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The “Open Cloud”: a Pre-Condition for Broad Cloud Adoption?

Posted by Frank Gens on March 31st, 2009

[UPDATE - Good news:  looks like someone at Microsoft is hearing the same things from users that we're hearing.  On Monday early a.m., Steve Martin posted that Microsoft was, after all, going to meet with the Open Cloud Manifesto group later that day.]

Open Cloud Manifesto

On Monday, 30+ IT vendors announced the creation of the “Open Cloud Manifesto” group, with a declared intent to “initiate a conversation that will bring together the emerging cloud computing community (both cloud users and cloud providers) around a core set of principles. We believe that these core principles are rooted in the belief that cloud computing should be as open as all other IT technologies.”

Much has been made about the fact that IBM and the rest of this group were not able to convince key Cloud players – particularly Amazon, Google, and Microsoft – to join in.  One obvious reason: these companies are all rivals for a strategic control point in the cloud: the application platform.  (To me, the interesting exception was SAP, which is among those competing at the application platform level in the cloud, but still signed on to the IBM-led Manifesto.)

Yes, this kind of IT vendor rivalry is as old as the IT industry.  But anyone who’s listening to customers today (including – importantly – those not yet leveraging the cloud), knows that driving more agreement around cloud service interoperability and data portability is going to be a very important element in moving cloud computing “across the chasm“.  Many users I’ve been talking with about the Cloud are very excited about the model, but many are also worried that they may be walking into a whole new round of vendor lock-in as they start taking advantage of cloud services.

In fact, just last week – right after I gave a speech about Cloud Computing at IDC’s Innovation Forum in Milan – there was a panel discussion about cloud computing, and the issue of interoperability among cloud players’ offerings was the very first thing that came up. Gianluigi Castelli, IT Director for Gianluigi CastelliEni S.p.A., the $100B-plus energy giant, was asked if cloud computing was something he was considering.  He said that Eni was thinking over how and when they would use cloud services.  He noted that he was under significant pressure to cut his budget, and presumably cloud computing would have some strong appeal for that reason alone.  But he went on to say (my paraphrase): “We need to see some standards…  interoperability is a pre-condition we need to see in this area.  And I have some doubts about whether the vendors will succeed in doing that.”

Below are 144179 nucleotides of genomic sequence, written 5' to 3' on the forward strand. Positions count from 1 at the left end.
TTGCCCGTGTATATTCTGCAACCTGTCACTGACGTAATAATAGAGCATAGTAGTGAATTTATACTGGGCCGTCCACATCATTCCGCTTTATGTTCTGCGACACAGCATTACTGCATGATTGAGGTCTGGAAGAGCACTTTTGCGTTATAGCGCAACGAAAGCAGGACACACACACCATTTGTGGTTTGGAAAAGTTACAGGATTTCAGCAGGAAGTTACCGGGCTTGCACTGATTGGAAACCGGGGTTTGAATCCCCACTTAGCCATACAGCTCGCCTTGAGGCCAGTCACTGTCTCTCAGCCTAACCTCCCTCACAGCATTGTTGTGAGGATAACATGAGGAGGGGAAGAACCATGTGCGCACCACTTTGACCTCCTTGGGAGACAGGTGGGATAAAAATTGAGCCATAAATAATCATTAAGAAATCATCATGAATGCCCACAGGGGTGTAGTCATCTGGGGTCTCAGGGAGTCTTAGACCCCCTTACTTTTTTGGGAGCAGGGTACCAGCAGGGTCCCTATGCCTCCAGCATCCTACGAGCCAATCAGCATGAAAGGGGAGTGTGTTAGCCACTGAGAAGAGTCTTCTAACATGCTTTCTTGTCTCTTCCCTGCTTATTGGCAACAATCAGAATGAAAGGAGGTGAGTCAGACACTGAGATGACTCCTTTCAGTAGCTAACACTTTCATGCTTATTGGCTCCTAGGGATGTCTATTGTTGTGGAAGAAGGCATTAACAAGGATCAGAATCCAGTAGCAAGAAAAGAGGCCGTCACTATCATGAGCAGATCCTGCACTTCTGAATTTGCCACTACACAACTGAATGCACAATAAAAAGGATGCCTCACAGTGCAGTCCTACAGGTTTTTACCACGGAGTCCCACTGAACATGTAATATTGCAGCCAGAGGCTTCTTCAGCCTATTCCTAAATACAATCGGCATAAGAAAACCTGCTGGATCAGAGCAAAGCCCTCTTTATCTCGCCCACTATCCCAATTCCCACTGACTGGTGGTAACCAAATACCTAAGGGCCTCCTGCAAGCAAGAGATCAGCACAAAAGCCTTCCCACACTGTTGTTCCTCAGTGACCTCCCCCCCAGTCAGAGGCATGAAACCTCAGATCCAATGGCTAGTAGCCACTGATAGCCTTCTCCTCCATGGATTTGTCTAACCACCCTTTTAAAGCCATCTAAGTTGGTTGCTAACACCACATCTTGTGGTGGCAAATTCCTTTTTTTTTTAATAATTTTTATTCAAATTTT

Given that Gianluigi, and – according to our research – many other CIOs, consider standards a pre-condition for their adoption of IT cloud services, let’s hope his pessimistic assessment of vendors’ ability to deliver those standards is wrong.

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4 Responses to “The “Open Cloud”: a Pre-Condition for Broad Cloud Adoption?”

Frank -

The whole “cloud standards” thing reminds me of how unified and standardized Unix became… the same basic idea, but it soon splintered into dozens of ISV-specific instantiations. It’s simply the free market trying to one-up the competition. So I wouldn’t expect every cloud vendor to agree on a single lowest-common-denominator. especially the leaders.

Of course, differentiation (distinct from lock-in) could provide some value. Special-purpose clouds, or special-purpose platforms, would appeal to the needs of specific segments. And, they just might even spur “bridging” technologies between clouds, similar to what firms like Rightscale are doing.

The “invisible hand” of the market will quickly help divine what approaches to cloud computing will dominate — but expecting that everyone will play nice is unfortunately idealistic.

Hi Ken – fair points. I don’t want to come across as Pollyanna – we’ve all seen this movie before, after all. Vendors are not going to all homogenize their technologies, interfaces, data models, etc. And, yes, lack of standards is not all about lock-in; it is often about innovating out ahead of the pack. BUT – the proliferation of Internet standards has taught us all something about the power of standard platforms to enormously accelerate innovation above the platform level. Are we really worse off with TCP/IP, versus SNA, Decnet, ARCnet, PrimeNet, and all the many other vendor-proprietary networking protocols of the 70s and 80s? I think the point of the post – and what customers want – is, as we all venture out into the Cloud, let’s make sure we get aggressive in developing/promoting interoperability standards to as high a level in the stack as we possibly can, without compromising on innovation that adds real value.

[...] – haven’t signed on. IDC thinks that they’re abstaining for the obvious reason of IT vendor rivalry. Not to mention Microsoft’s perpetual “not invented here” [...]

It is certainly nothing new for enterprise IT to want open everything for it transfers pricing power (what little there is) from the vendors to the IT consumers. While desiring this price power, IT consumers need to recognize they must give up a considerable amount of innovation and indirectly stymie the acceptance and the proliferation of any new technology. Put simply, it is the desire to have your cake and eat it too syndrome. I believe the ultimate solution may reside in the interoperability openness of the various technologies(cloud services). This would help enormously the issue of vendor lock-in by allowing any cloud service to communicate with any other cloud service while still allowing the vendor to enjoy some degree of customer stickiness and facilitate continued innovation and cost recovery of same.

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